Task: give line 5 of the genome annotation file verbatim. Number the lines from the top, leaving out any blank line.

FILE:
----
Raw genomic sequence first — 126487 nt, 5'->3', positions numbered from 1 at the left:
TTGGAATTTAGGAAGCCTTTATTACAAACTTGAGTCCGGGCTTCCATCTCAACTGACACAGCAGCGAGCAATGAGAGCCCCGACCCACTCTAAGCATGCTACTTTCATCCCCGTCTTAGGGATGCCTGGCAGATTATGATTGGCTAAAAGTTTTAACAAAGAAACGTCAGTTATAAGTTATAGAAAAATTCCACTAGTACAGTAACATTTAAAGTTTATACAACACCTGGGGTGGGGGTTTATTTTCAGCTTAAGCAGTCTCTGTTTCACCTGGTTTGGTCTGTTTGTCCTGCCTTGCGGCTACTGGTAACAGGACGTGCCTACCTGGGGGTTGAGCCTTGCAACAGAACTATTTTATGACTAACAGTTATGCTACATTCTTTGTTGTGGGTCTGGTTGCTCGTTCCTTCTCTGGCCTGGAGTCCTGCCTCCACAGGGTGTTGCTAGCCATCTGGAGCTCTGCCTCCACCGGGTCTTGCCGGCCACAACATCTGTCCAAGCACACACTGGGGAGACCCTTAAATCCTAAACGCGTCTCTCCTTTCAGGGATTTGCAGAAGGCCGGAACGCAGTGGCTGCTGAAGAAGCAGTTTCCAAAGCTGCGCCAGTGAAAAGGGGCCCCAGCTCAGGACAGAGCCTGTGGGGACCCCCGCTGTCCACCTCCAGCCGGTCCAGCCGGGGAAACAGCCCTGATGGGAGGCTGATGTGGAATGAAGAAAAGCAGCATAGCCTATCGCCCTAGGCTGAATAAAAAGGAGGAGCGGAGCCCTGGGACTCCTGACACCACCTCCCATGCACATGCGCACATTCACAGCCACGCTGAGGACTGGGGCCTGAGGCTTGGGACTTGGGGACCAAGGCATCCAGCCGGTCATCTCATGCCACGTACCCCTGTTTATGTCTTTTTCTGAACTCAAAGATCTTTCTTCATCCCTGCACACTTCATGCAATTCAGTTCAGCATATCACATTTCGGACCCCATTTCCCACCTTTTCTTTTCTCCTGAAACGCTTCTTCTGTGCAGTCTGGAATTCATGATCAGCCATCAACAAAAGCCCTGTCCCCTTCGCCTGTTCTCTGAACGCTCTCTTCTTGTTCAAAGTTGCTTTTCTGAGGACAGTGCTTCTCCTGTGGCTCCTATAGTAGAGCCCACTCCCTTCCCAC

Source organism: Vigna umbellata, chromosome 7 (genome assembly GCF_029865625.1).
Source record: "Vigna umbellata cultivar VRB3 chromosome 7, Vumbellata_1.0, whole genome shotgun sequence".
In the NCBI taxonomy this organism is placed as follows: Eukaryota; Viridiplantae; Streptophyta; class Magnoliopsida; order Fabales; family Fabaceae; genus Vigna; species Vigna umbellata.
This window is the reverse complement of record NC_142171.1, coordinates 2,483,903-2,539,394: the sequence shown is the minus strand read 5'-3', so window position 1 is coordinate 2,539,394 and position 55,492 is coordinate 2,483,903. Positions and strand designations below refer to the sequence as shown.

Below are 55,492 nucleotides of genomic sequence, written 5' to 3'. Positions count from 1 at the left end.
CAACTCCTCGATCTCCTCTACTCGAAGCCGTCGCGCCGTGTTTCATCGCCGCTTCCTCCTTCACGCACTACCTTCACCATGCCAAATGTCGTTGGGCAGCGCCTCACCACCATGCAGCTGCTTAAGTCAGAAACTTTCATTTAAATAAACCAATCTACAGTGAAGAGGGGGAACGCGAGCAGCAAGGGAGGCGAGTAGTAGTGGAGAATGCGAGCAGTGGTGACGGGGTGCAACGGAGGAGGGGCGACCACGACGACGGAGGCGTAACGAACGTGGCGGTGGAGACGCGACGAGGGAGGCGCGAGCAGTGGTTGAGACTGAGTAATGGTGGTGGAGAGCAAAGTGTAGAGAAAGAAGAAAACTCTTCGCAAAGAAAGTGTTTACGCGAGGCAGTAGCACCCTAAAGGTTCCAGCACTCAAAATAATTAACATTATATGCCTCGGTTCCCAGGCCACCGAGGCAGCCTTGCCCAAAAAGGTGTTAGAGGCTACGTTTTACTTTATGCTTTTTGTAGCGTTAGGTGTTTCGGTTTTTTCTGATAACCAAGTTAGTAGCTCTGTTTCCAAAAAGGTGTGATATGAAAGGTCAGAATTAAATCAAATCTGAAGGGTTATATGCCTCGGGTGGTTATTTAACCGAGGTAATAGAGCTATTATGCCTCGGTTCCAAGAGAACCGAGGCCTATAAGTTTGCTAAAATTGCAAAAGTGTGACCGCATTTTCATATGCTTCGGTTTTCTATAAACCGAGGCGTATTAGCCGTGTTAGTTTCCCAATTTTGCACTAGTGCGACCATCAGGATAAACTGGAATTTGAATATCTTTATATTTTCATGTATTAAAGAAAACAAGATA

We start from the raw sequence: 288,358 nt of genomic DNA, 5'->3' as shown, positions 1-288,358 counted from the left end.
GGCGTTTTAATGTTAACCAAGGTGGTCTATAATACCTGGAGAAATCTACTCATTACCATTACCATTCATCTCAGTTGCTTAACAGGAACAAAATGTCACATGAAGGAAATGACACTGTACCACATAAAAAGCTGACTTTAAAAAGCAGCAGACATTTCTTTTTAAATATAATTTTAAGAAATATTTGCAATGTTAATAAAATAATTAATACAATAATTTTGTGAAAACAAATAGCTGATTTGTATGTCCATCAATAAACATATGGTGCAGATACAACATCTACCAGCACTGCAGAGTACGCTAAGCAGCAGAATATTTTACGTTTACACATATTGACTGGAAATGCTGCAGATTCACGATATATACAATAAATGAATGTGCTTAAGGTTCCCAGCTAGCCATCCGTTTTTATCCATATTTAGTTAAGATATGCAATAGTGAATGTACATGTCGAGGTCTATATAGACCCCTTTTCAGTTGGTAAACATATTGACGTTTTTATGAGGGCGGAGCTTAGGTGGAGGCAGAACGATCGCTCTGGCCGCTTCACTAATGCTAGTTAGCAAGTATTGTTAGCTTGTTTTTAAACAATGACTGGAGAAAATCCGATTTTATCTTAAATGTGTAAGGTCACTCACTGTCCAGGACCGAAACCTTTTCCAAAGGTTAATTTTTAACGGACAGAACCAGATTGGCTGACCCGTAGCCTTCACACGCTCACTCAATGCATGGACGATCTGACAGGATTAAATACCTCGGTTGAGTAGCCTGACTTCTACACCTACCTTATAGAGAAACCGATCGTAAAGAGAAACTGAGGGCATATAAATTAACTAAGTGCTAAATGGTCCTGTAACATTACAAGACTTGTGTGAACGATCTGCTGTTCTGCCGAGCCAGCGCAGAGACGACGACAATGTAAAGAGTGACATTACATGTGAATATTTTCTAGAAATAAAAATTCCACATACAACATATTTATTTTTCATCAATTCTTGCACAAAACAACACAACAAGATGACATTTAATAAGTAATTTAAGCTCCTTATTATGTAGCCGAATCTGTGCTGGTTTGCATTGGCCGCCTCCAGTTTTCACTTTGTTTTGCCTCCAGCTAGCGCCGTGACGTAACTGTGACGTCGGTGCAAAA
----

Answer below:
In the NCBI taxonomy this organism is placed as follows: Eukaryota; Viridiplantae; Streptophyta; class Magnoliopsida; order Fabales; family Fabaceae; genus Vigna; species Vigna umbellata.